The New North American Studies: Culture, Writing and the Politics of Re/Cognition by Winfried SiemerlingThe New North American Studies: Culture, Writing and the Politics of Re/Cognition by Winfried Siemerling

The New North American Studies: Culture, Writing and the Politics of Re/Cognition

byWinfried SiemerlingEditorWinfried Siemerling

Hardcover | November 1, 2005

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Winner of the English Book Award, Grand Prix du Livre 2006 de la Ville de Sherbrooke.

In this original and groundbreaking study, Winfried Siemerling examines the complexities of recognition and identity, rejecting previous nationalized thinking to approach North American cultural transformations from transnational and interdisciplinary perspectives.
Using material from the United States and Canada as case studies and drawing on a wide range of texts and theorists, he examines postcoloniality and cultural emergence from the sixties to the present against earlier backgrounds. Siemerling's argument for a retheorization of the field takes on the full history of multiculturalism debates, including radical readings of W.E.B. Du Bois and Charles Taylor and their relation to G.W.F. Hegel, and challenging many of the models of multiculturalism in use today.
Tackling controversial subjects such as identity politics,The New North American Studiesproposes a fresh outlook on the most central issues of North American cultural politics, from debates on canon formation to the role of racial and linguistic difference. Concluding with a look at the future of cultural difference, Winfried Siemerling's study is an innovative rethinking of the whole field of North American Studies.

Title:The New North American Studies: Culture, Writing and the Politics of Re/CognitionFormat:HardcoverDimensions:224 pages, 9.21 × 6.14 × 0.8 inPublished:November 1, 2005Publisher:Taylor and FrancisLanguage:English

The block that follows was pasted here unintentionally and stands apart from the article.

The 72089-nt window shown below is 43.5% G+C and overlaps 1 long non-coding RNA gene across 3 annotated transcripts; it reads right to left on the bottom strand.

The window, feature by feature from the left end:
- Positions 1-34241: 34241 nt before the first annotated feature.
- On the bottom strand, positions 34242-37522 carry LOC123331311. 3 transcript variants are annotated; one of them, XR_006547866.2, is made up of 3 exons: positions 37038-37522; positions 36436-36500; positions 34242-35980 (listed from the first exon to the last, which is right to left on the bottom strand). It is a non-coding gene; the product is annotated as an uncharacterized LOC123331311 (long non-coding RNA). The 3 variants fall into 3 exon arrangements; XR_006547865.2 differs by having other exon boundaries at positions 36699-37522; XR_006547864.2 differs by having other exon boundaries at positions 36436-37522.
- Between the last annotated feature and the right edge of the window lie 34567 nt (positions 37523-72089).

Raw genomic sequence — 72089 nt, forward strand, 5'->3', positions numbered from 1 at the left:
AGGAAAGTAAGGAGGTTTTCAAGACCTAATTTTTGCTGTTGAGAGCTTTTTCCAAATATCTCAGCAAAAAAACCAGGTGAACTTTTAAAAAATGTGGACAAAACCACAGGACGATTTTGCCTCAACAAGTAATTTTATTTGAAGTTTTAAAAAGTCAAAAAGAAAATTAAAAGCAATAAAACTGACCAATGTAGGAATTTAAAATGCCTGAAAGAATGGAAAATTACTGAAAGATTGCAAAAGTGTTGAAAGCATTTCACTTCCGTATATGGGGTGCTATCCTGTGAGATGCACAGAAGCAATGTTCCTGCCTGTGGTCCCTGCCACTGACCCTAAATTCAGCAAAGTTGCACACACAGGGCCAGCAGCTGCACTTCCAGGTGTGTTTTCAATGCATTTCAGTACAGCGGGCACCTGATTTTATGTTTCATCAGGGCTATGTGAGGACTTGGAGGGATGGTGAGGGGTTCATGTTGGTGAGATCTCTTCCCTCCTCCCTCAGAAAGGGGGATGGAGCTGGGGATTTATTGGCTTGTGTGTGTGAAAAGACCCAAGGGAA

The following ISBNs are associated with this title:

ISBN - 10:0415335973

ISBN - 13:9780415335973


Table of Contents

1. Introduction  2. Comparative North American literary history, alterity, and a hermenuitics of non-transcendence  3. W.E.B. Du Bois, Hegel, and the staging of alterity  4. Double consciousness, African American tradition, and the vernacular: Henry Louis Gates and Houston Baker  5. Native writing, orality, and anti-imperial translation: Thomas King and Gerald Vizenor  6. Genealogies of  difference

Editorial Reviews

'Winfried Siemerling's The New North American Studies offers a fresh, critical analysis of the major figures and trends in US and Canadian criticism of the multicultural era.' - Werner Sollors, Harvard University 'This is a serious rethinking of American Studies in both method and content. It moves the debates about multi-culturalism and canon formation in exciting new directions.' - Linda Hutcheon, University of Toronto 'Winfried Siemerling's exciting New North American Studies shows what a spatial hermeneutics can do when applied to certain literary and cultural inquiry: This marvelous book starts with a demarcation of the cognitive maps that frame the "New World" and the Continent of "North America" and elaborates the resources of these conceptual elements across the fields of contention that situate the emergent cultures of diasporic modernity. Its emphasis on location and relational articulations across topographical networks offers one of the first systematic comparative readings of the muti-cultures and languages of North America. A shot across the bow, it reconfigures our entire notion of an "Americas" studies.' - Hortense Spillers, Cornell University " important new contribution to discussions of dialogism and alterity in relation to postcolonial and racial identity, and the critical distinctions made here are clear and precise."  - University of Toronto Quarterly "Siemerling's work is a valuable resource to those interested in ethnicity, identity, cultural studies, and multiculturalism in the context of North America, and it is unique in its examination of the specific Canadian situation, juxtaposing both multiculturalism and bilingualism." -Peruvemba S. Jaya, Department of Communication, University of Ottawa